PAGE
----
C. On July 7, 1988 (the 10th day), Dr. Bina sent a letter to Father Cunningham informing him that though he tried to get an interview with Dr. MacKay, he had been unsuccessful. Ex. 23.

D. On July 11, 1988, Dr. Bina received a letter from Dr. Simeone that there would be a meeting with Dr. MacKay on July 26, 1988. Ex. 62.

E. At the July 26th meeting, Dr. Bina was intractable and though he was urged to accept the offer, he did not do so. Dr. MacKay testified, "If he had indicated his willingness to accept the contract at that point, I think we would have waived the time limit and allowed him to accept the position." Tr. August 17, 1988 at 56-57. There was no discussion about the ten day time limitation period for acceptance as stated in the June 27, 1988 letter. Dr. Bina kept insisting "on other terms." Id. at 64. True, Dr. MacKay did not tell Dr. Bina that if he did not accept the offer it would be withdrawn. As Dr. MacKay stated, "I didn't feel there was a need to say that to him because there was no indication he had -- no indication whatsoever that he was prepared in any way to accept that offer. He made that very, very explicit. It was not an acceptable offer to him." Id. at 65.

F. On August 3, 1988, Dr. McGovern wrote to Dr. Bina, "since no written response has been received . . . as of this date the June 27, 1988 offer . . . has expired." Ex. 24.

G. On August 11, 1988, Dr. Bina wrote to Father Cunningham a four plus page harangue about his treatment, what the terms of the contract should be, the ten day limitation of the June 27 letter being "superseded" by what had transpired since he received the offer, the harshness of the August 3, 1988 letter, etc. Even in this correspondence, he did not accept the offer. He did say, "I am determined to stay and fight for my legitimate civil and academic rights to the very end, because once one's integrity is at stake one cannot walk away in peace."

H. On August 29, 1988, Dr. MacKay wrote to Dr. Bina responding to Dr. Bina's letter of August 11, 1988 to Father Cunningham. In this letter Dr. MacKay reiterates the position of the College, reviewing what had transpired between Dr. Bina and the College, clearly setting forth the correctness of its actions. Ex. 26.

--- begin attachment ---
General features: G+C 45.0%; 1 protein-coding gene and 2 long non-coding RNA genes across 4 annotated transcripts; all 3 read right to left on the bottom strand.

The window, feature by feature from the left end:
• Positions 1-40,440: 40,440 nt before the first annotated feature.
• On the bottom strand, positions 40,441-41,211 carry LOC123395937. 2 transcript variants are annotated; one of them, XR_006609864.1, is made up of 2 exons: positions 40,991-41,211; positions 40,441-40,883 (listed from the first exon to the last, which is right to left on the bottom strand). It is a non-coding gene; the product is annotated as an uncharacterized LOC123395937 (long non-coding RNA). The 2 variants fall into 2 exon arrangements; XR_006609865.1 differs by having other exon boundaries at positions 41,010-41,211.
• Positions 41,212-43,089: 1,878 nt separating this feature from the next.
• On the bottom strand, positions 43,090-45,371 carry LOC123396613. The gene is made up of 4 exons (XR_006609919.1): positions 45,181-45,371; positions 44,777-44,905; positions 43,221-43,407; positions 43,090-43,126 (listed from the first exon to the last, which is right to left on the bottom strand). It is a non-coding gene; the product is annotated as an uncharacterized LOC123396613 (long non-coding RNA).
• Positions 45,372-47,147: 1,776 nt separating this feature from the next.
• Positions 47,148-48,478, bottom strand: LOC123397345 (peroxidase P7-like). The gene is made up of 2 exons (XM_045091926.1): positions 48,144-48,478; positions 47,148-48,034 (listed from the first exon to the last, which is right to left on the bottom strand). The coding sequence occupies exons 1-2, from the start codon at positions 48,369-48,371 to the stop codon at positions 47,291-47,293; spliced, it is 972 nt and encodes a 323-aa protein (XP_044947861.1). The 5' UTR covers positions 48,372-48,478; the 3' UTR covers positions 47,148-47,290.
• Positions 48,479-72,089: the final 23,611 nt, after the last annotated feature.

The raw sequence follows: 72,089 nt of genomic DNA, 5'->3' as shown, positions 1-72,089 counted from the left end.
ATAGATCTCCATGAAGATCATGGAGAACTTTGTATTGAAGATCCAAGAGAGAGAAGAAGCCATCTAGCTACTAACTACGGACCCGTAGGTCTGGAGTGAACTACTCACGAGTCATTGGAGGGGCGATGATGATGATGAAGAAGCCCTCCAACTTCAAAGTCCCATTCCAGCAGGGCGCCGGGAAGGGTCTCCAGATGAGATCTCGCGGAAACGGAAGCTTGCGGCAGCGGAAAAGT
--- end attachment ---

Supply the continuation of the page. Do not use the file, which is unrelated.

I. On August 31, 1988, Dr. Bina writes and accepts the offer with reservations of his rights to "assert all my rights and remedies. . . ." Ex. 27.

J. On September 2, 1988, Dr. Bina met with Father Cunningham. He was told that the offer of an ordinary (tenure track) position which was made to him in a letter dated June 27, 1988 had expired. He was informed "that the College's three years adjunct agreement with him was still in effect and that it would be honored by the college. He could still sign an Adjunct Associate Professor contract for the 1988-89 academic year. Dr. Bina agreed to sign this contract and said that he was signing it without any conditions or reservations." Ex. 28.

In addition to the foregoing, I find that subsequent to the June 28 offer and its withdrawal, there was a one year adjunct position contract dated September 2, 1988 for the academic year 1988-1989 and a second one year adjunct position contract dated May 15, 1989 for the academic year 1989-1990 executed between the parties.

On these facts, the defendants argue the basic proposition that an offer may be withdrawn prior to its acceptance. Merritt Land Corp. v. Marcello, 110 R.I. 166, 171-172, 291 A.2d 263 (1972); and that it is inconsistent for the plaintiff to claim the benefits of the September 2, 1988 and May 25, 1989 contracts for adjunct faculty membership and still assert entitlement to membership to the Ordinary Faculty as of those dates. He cannot have it both ways. In support, the defendants cite Lawrence v. Providence College, et al., (D.R.I. C.A. No. 92-0443 L) wherein Chief Judge Lagueux of this court directed a judgment in favor of the defendants. The case is now on appeal before the First Circuit Court and its opinion, when published, will be controlling precedent here. However, for the reasons which follow, I do not have to wait for such precedent to be published.

The issue is whether the ten day time limitation for acceptance embodied in the June 27th offer was extended and, if so, was it validly withdrawn before Dr. Bina accepted?

I do not find that the offer was extended, but even if it was, Providence College's withdrawal after the July 26 meeting was perfectly legal and justified; at that meeting Dr. Bina made it pellucidly clear the offer was entirely unacceptable; his position was tantamount to an outright rejection. There was no obligation on the part of the defendants to continue, what at the time, were obviously futile negotiations. Dr. Bina's game was played too close to the vest; he outsmarted himself and has no one to blame but himself. He wanted to dictate the terms of the offer -- a modification of the probationary period, which is not supported by any of the evidence.